MDF has a density of roughly 720kg/m3, which equates to an STC rating of around 32–34, meaning it’s a more efficient sound barrier than solid wood.

If you’re planning on making a noisy generator a soundproof enclosure, then MDF is the only way to go. It’s one of those rare materials that performs incredibly well but doesn’t cost the world — we salute you, MDF!


  • Easy to Work With — MDF is perfect for small projects such as soundproof boxes.
  • Affordable — This stuff doesn’t break the bank.
  • STC 32–34 — Better sound isolating qualities than wood.


  • Indoor Usage — Not great for soundproofing rooms.
Bright Creations 20 Pack 12x12 MDF Boards, 1/4 Thick...
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Last update on 2024-07-14 / Affiliate links / Images from Amazon Product Advertising API

TMS Mass Loaded Vinyl

TMS Mass Loaded Vinyl, Soundproofing Material - 1Lb, MLV...

Mass-loaded vinyl is probably the most versatile soundproofing material on the market, and this hefty roll from TMS is as quality as it gets. 

You can use this stuff as a soundproof layer on your dry walls, you can lift your carpet and use it to boost your underlay’s impact absorption, you can even use it to make some makeshift soundproof curtains and block sound entering or exiting through the window.

It’s only ⅛” thick, with a density of 1lbs per square foot, which means it registers at roughly STC 27, offering one of the most impressive thickness-to-STC ratios of all soundproofing materials.

It contains zero reground or recycled materials, which would usually be a bad thing, but with MLV, it’s essential, as reused materials can cause lumping or peeling, both of which would compromise the sound-blocking properties.

Some people complain that acoustic vinyl and foams bring a strange and potent smell with them, which, unfortunately, is sometimes true, but TMS vinyl is almost completely odorless, ensuring you don’t have to sacrifice olfactory harmony for auditory comfort.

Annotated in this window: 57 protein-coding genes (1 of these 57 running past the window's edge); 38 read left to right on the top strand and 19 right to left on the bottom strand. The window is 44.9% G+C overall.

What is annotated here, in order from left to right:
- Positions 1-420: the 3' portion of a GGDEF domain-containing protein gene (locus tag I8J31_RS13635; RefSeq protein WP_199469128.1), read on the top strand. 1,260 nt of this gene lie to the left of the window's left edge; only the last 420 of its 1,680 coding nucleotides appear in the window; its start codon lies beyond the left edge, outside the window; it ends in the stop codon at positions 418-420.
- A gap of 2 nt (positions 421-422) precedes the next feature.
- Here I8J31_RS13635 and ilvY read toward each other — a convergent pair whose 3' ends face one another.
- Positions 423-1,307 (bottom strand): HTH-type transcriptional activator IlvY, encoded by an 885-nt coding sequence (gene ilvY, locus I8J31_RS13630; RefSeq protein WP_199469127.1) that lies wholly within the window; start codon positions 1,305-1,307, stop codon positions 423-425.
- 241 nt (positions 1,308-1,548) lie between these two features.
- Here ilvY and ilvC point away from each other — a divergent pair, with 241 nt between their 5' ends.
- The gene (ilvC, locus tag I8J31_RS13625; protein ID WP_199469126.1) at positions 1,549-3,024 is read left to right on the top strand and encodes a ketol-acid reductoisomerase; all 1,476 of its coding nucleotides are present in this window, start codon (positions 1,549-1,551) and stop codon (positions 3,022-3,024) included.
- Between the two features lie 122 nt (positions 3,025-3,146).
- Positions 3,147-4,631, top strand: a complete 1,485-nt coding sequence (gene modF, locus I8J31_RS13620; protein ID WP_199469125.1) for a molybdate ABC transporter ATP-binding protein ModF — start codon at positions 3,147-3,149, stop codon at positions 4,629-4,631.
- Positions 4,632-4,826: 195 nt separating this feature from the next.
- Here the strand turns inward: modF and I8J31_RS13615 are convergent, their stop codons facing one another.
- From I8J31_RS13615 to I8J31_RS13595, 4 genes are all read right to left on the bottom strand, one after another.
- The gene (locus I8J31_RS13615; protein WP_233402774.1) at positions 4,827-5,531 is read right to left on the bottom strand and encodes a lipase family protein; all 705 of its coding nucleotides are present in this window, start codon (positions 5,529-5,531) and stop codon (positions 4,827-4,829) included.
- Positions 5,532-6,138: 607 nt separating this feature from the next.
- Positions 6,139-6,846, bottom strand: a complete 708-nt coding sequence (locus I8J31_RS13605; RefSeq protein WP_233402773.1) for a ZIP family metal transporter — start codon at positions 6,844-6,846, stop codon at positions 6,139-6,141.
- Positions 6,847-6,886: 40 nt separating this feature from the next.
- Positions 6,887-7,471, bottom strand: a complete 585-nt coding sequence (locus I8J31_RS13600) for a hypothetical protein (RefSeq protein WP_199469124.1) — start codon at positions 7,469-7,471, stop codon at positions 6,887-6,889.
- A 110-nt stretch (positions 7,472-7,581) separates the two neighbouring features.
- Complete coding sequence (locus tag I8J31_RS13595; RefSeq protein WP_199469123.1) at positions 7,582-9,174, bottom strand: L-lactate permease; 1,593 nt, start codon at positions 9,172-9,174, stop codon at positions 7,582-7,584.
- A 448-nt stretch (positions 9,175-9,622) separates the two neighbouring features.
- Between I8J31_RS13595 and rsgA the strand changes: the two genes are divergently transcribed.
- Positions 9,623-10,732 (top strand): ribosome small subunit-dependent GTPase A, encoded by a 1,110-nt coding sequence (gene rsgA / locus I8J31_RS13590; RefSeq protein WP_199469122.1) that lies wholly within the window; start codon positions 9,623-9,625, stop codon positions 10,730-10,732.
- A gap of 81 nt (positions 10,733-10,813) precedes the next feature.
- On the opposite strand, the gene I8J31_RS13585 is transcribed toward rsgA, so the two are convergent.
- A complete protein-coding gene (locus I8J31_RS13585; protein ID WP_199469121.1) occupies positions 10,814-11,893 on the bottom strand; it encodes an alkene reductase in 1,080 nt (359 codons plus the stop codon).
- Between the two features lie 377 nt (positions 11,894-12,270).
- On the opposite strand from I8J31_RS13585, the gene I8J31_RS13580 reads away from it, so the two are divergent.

• STC 27 — Pretty good for material an 8th of an inch thick.
  • Odorless — No funny smells to battle with here.
  • Virgin Materials — Better quality noise cancellation.
  • Versatile — Can be used for all kinds of soundproofing projects.


  • No Adhesive Back — You’ll have to glue it in place yourself.
TMS Mass Loaded Vinyl, Soundproofing Material - 1Lb, MLV...
  • High-Efficiency Sound sound barrier quiet wall with a proven 27 STC rating - 1/8 inch thick dense...
  • Mass-loaded vinyl 1 lb sound proofing for wall, floors, and ceilings and more
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Last update on 2024-07-14 / Affiliate links / Images from Amazon Product Advertising API

TRIM Audio Acoustic Foam

As long as you don’t mind your room looking a little like a recording studio, these acoustic foam panels will do a fantastic job of soaking up those pesky sound waves and preventing them from pinging around the room like sonic bullets.

Not all acoustic foam is made equal, but boasting 25kg/m3 density, these TRIM panels are the real studio-grade deal, capable of capturing a sound and preventing the dreaded echo, making them particularly handy in spacious rooms with very little furniture.